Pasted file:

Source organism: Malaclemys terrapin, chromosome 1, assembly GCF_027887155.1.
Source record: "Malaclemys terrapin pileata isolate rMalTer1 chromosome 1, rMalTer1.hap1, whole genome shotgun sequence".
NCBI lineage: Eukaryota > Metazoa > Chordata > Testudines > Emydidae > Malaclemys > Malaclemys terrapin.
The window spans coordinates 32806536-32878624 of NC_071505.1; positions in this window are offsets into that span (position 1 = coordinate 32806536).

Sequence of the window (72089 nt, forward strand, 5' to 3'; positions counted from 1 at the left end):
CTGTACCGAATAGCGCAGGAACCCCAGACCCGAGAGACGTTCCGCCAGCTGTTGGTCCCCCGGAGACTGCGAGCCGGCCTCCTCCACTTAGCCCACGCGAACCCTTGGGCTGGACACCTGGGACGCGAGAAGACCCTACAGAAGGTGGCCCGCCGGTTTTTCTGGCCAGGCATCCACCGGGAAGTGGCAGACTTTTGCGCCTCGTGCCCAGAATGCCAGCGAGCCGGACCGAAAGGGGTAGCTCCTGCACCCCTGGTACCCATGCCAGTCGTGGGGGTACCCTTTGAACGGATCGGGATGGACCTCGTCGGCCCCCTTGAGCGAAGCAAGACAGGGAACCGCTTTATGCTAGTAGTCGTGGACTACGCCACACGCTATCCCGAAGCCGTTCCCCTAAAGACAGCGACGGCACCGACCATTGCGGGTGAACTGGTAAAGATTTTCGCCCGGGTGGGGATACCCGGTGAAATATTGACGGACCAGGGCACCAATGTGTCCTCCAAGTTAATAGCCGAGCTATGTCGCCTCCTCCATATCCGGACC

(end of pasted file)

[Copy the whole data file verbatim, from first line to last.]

Source organism: Malaclemys terrapin, chromosome 1, assembly GCF_027887155.1.
Source record: "Malaclemys terrapin pileata isolate rMalTer1 chromosome 1, rMalTer1.hap1, whole genome shotgun sequence".
NCBI lineage: Eukaryota > Metazoa > Chordata > Testudines > Emydidae > Malaclemys > Malaclemys terrapin.
The window spans coordinates 32806536-32878624 of NC_071505.1; positions in this window are offsets into that span (position 1 = coordinate 32806536).

Sequence of the window (72089 nt, forward strand, 5' to 3'; positions counted from 1 at the left end):
CTGTACCGAATAGCGCAGGAACCCCAGACCCGAGAGACGTTCCGCCAGCTGTTGGTCCCCCGGAGACTGCGAGCCGGCCTCCTCCACTTAGCCCACGCGAACCCTTGGGCTGGACACCTGGGACGCGAGAAGACCCTACAGAAGGTGGCCCGCCGGTTTTTCTGGCCAGGCATCCACCGGGAAGTGGCAGACTTTTGCGCCTCGTGCCCAGAATGCCAGCGAGCCGGACCGAAAGGGGTAGCTCCTGCACCCCTGGTACCCATGCCAGTCGTGGGGGTACCCTTTGAACGGATCGGGATGGACCTCGTCGGCCCCCTTGAGCGAAGCAAGACAGGGAACCGCTTTATGCTAGTAGTCGTGGACTACGCCACACGCTATCCCGAAGCCGTTCCCCTAAAGACAGCGACGGCACCGACCATTGCGGGTGAACTGGTAAAGATTTTCGCCCGGGTGGGGATACCCGGTGAAATATTGACGGACCAGGGCACCAATGTGTCCTCCAAGTTAATAGCCGAGCTATGTCGCCTCCTCCATATCCGGACC